Steven Harper wrote a terrific piece on law firm culture in response to the latest Citi Private Bank/Hildebrandt update on the legal market. Harper is incredulous of Citi/Hildebrandt’s warning that “Law firms discount or ignore firm culture at their peril.” He makes the point that “consultants have encouraged managing partners to focus myopically on business school-type metrics that maximize short-term profits…what has resulted from that focus: the unpleasant culture of most big firms.”
The reverse does not have to be (in fact often is not) true. Namely, firms with a strong, collegial culture are not inherently doomed to poor economic performance. They may not top $3mm a year in profits per equity partner, but everyone working in those firms earns a very good living, they have strong and enduring client relationships, and they enjoy a balanced and rewarding professional life. Having that kind of positive firm culture requires work and discipline – and, especially, a commitment not to throw away long held values in the face of short term economic challenges.
Our recent survey on best practices in law firm strategic planning confirmed this point. Namely, the firms experiencing the most successful results from strategic planning are much more likely to have articulated shared values or principles as part of that process. At the same time, those highly successful firms are much more likely to adopt and track measurable objectives as part of the strategy process. In other words, the most successful firms balance a strong commitment to long held cultural values with a pragmatic approach to setting objectives (i.e., financial, client relationship, and other measures).
Having had the pleasure and privilege of working with a number of firms over the years that have cultivated and sustained great cultures, here are five suggestions for how you can cultivate, embrace and sustain a set of shared values that define a great law firm culture.
- Honor the Founder(s) – When I started my consulting career at Arthur Young (that dates me), John Smock made sure everyone in the practice got a copy of a relatively short book entitled, Arthur Young and the Firm He Founded. That little book encapsulated many of the core values of the firm – and traced them to the values of the hard working Scotsman who immigrated to America and started the firm. Whether your firm was founded 20 or 200 years ago, you are likely to find some of the roots your firm’s values and culture in the character of your founder(s). Honor those roots.
- Celebrate a Milestone Year – Round number anniversaries lend themselves to celebrations (10th, 50th, 100th). So do record years, though they tend to arrive with more frequency and less fanfare. Take the opportunity of a milestone year to reemphasize the shared values that brought the firm to that point. Embrace and celebrate your culture and your shared values – not just the anniversary or the record.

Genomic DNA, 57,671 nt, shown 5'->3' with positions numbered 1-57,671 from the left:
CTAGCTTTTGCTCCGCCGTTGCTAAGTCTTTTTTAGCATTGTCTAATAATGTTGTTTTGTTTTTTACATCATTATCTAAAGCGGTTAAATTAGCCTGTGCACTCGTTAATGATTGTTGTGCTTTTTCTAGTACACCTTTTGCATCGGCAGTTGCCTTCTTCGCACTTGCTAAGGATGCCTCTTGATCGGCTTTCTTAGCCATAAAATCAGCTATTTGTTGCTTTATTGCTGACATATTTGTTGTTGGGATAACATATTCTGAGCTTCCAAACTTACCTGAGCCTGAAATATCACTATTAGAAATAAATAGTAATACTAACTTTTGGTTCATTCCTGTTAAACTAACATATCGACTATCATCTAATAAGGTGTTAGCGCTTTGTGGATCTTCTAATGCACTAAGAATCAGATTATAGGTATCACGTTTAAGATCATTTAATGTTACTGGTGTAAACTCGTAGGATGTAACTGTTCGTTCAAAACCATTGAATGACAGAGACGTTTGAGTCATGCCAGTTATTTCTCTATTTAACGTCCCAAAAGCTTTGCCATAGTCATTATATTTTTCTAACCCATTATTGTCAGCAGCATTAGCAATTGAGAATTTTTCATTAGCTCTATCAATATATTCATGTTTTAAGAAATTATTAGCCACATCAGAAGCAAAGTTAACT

- Document Your Stories, Your History and Your Culture – I have a number of books in my collection from clients – both law firm and corporate – in which the history of their organization (and its culture and values) is documented and described for posterity. Sometimes those books are commissioned in conjunction with an anniversary, others mark the passing of great leaders, and still others were done simply to capture the stories before they were lost to memory. Those stories may be the very best window into truly understanding the firm’s culture and the values – they are a way to connect our rational understanding of the values to our emotional understanding of values (see this brief slideshow for more). Stories can even be used when you need to drive cultural change (see Peter Bregman’s HBR article on the topic).
- Ask Your People to Define the Culture – We have used a technique very successfully over the years to isolate core values and help organizations coalesce around them. Ask a very simple question, “What three words best describe the values that endure over time in our firm?” The resulting word-cloud is enlightening and it helps to define (or reinforce) the firm’s shared values. It can be used in many settings to spark a discussion of shared values and the culture – keeping that culture front and center as other decisions are being made (e.g., employee reviews, partner compensation, lateral hiring, strategic planning, etc.).
- Put It In Your Plan – Finally, take a lesson from the firms having the most success with strategic planning and strategy implementation. Articulate your values as part of your overall strategy. Include a long term mission as part of your strategic plan and include a concise articulation of your core values in that mission.
While the embrace of firm culture and values may be belated for some, it is welcome nonetheless. Whether your firm is large, mid-sized or small, sustaining a positive firm culture is a critically important element in a genuinely successful law firm strategy. Who knows, it might even land your firm at the top of the Vault.com rankings for best firms to work for.